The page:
Tag Archives: University of Illinois

Tatyana McFadden: the wheelchair muse

Her mother had enrolled her in various sports activities at 6. Her mother had encouraged her to “try anything.” Her mother had wanted her to be with all of her friends because, she was told, ‘it is only through falling down that one learns to get up.’

Unfortunately, Tatyana McFadden was turned away and sequestered to a corner seat while the other children like her run, swim and climb ropes.” Her school principal and playmates also treated her warily “when all [I] really wanted was to be included.”

Tatyana was born with spina bifida. She spent the first six years of her life in an orphanage without any medical assistance. She couldn’t stand up on her own, much less walk on her feet.

But Tatyana could swim. She could climb a rope faster than most. She could walk on her hands, prompted by an American family who adopted her when she was six years old.

“Throughout my first years the one thing I was often heard saying was ‘ya sama, which, in Russian, literally means, ‘I, myself.’ It was my declaration of independence. It was my battle cry — to try, to do and, as I have found, to succeed,” Tatyana had recounted in the report.

So Tatyana continued to live in Champaign. She is a University of Illinois alumna and has won 11 Paralympic medals, 14 in World Major marathons, and broken 15 world championship titles.

Recently, though, Tatyana has been barred to participate in the Red Bull’s Wings for Life World Run. Its new rules stipulate that participants cannot use racing chairs and must be accompanied by a “support person.”

“However, this change is inadvertently reinforcing the idea that those of us with existing spinal cord injuries are somehow less than whole persons. My injury is permanent. It has resulted in atrophied legs that I will never be able to walk on. That is the reality of how my body works. I accept this. But it does not define who I am. In the course of my life, I have discovered my own talents and abilities within the body that I have been given. I dislike the term disability, it infers I do not have ability or my abilities are somehow less than that of others. On the contrary, I have abilities others don’t,” Tatyana added in the report.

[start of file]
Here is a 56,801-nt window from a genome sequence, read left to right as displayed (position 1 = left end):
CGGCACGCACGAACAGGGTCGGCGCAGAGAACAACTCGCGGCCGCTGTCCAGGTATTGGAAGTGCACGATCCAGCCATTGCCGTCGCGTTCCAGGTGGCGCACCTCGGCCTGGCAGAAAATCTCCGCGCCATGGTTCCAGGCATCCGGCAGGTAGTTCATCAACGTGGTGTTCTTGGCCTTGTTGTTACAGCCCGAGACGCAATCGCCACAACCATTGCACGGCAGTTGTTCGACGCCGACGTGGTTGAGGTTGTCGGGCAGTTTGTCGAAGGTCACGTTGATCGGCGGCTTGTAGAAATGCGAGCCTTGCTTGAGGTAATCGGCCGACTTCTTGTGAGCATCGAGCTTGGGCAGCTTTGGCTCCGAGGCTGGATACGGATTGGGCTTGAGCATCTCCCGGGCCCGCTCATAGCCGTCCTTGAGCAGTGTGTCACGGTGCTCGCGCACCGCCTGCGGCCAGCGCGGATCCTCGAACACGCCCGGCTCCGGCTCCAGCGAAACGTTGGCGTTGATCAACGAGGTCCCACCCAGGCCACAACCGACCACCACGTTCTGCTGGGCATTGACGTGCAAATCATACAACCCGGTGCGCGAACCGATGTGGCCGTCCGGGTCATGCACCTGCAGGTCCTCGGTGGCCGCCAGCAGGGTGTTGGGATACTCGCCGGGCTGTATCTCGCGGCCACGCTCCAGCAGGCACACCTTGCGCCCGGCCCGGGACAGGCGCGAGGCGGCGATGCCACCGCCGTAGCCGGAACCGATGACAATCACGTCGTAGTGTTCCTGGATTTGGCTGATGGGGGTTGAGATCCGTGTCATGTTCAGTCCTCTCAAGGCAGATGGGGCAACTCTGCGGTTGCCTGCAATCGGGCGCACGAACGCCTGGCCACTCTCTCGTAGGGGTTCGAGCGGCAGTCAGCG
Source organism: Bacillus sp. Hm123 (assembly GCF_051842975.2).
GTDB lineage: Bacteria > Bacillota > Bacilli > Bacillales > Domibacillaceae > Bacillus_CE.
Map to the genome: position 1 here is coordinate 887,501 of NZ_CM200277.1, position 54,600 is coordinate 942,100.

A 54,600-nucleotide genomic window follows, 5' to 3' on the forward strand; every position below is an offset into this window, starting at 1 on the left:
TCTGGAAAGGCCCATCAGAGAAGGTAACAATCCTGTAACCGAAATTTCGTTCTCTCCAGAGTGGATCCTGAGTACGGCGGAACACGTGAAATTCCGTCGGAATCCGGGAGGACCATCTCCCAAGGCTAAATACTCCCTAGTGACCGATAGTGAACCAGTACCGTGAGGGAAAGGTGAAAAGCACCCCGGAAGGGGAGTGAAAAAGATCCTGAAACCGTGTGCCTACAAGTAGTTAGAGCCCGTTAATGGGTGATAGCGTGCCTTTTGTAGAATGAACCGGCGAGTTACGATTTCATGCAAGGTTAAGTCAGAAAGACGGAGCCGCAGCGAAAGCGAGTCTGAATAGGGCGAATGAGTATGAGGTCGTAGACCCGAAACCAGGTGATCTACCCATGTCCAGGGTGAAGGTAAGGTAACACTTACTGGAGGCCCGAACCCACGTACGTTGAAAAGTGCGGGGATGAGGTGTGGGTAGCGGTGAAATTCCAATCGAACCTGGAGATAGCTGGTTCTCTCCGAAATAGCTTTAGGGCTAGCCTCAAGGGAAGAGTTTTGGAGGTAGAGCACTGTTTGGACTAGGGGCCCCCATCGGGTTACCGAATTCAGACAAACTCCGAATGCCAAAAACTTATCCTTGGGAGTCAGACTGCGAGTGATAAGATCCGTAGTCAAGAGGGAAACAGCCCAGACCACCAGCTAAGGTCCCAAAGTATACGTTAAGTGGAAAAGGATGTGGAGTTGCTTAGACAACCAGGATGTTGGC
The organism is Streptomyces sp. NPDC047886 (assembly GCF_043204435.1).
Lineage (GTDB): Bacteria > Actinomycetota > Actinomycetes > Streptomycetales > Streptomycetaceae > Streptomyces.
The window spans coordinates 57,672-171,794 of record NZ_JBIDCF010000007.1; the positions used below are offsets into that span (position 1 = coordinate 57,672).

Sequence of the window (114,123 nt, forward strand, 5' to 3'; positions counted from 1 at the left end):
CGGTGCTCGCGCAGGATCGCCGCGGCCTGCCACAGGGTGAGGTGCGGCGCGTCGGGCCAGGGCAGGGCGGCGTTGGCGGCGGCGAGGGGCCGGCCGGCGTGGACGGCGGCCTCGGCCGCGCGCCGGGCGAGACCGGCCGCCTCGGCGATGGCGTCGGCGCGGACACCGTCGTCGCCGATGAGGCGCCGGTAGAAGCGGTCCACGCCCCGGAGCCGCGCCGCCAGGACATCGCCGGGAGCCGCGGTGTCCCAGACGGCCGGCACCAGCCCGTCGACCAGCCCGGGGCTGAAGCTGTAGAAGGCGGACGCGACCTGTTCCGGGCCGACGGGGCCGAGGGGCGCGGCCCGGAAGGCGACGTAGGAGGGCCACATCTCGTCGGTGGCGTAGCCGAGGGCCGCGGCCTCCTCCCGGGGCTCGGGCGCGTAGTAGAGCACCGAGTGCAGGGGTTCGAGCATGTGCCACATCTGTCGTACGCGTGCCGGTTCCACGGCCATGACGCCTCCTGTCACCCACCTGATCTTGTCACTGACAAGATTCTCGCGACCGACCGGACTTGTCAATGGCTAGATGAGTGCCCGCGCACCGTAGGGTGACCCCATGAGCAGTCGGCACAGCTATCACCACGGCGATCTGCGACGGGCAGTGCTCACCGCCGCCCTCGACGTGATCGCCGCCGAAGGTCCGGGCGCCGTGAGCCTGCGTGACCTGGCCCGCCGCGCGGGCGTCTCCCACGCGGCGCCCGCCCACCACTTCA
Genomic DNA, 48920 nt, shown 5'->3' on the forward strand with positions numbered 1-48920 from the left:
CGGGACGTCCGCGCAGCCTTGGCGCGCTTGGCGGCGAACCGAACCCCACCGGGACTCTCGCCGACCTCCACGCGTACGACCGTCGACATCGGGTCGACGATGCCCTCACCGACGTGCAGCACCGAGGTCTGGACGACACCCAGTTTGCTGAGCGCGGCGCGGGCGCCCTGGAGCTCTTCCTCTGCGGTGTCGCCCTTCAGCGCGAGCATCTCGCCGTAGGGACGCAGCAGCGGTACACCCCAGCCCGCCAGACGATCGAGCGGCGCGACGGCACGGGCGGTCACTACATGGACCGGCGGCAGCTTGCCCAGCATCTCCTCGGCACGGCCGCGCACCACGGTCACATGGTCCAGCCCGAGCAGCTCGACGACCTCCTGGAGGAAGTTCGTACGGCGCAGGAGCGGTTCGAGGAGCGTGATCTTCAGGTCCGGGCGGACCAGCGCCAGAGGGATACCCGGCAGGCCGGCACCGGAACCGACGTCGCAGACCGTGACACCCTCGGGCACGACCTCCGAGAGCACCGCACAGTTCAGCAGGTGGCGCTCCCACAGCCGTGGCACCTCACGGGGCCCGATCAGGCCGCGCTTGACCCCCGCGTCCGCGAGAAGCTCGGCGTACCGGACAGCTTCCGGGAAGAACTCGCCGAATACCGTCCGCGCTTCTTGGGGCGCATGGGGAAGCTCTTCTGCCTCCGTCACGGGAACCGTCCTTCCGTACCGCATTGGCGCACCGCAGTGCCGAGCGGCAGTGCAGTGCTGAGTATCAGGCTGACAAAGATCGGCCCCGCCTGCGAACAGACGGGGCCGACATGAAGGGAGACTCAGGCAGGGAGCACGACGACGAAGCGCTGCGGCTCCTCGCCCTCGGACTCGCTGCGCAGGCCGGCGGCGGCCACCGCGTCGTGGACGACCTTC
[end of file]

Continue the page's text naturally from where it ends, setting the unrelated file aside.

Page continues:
“In addition, by creating one rule for all disabled people Red Bull is perpetuating a stereotype that people with disabilities are all the same and all need assistance — and, by themselves, are not capable of doing something like racing. Instead it should be a person’s right on how they choose to race, be it with a guide runner, prosthetic leg, everyday wheelchair or a racing wheelchair.”

The Red Bull’s Wings for Life World Run aims to “bring focus on disabilities” and “donate 100 percent of the entry fees to spinal cord research.” Tatyana believes that all of us have disabilities. Some are just more visible and debilitating.

“I believe, however, we all have the ability to achieve greatness in our lives — greatness that often comes out of the crucible of adversity. All it takes is strength, stamina, imagination and the support of the people and the society around us.”

“Living with a disability does not limit one’s ability to excel in life. Let’s not let our society, or some element within it, clip our wings.” ~Tatyana McFadden

Video taken from the YouTube Channel of the BPTeamUSA

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ADHD/ADD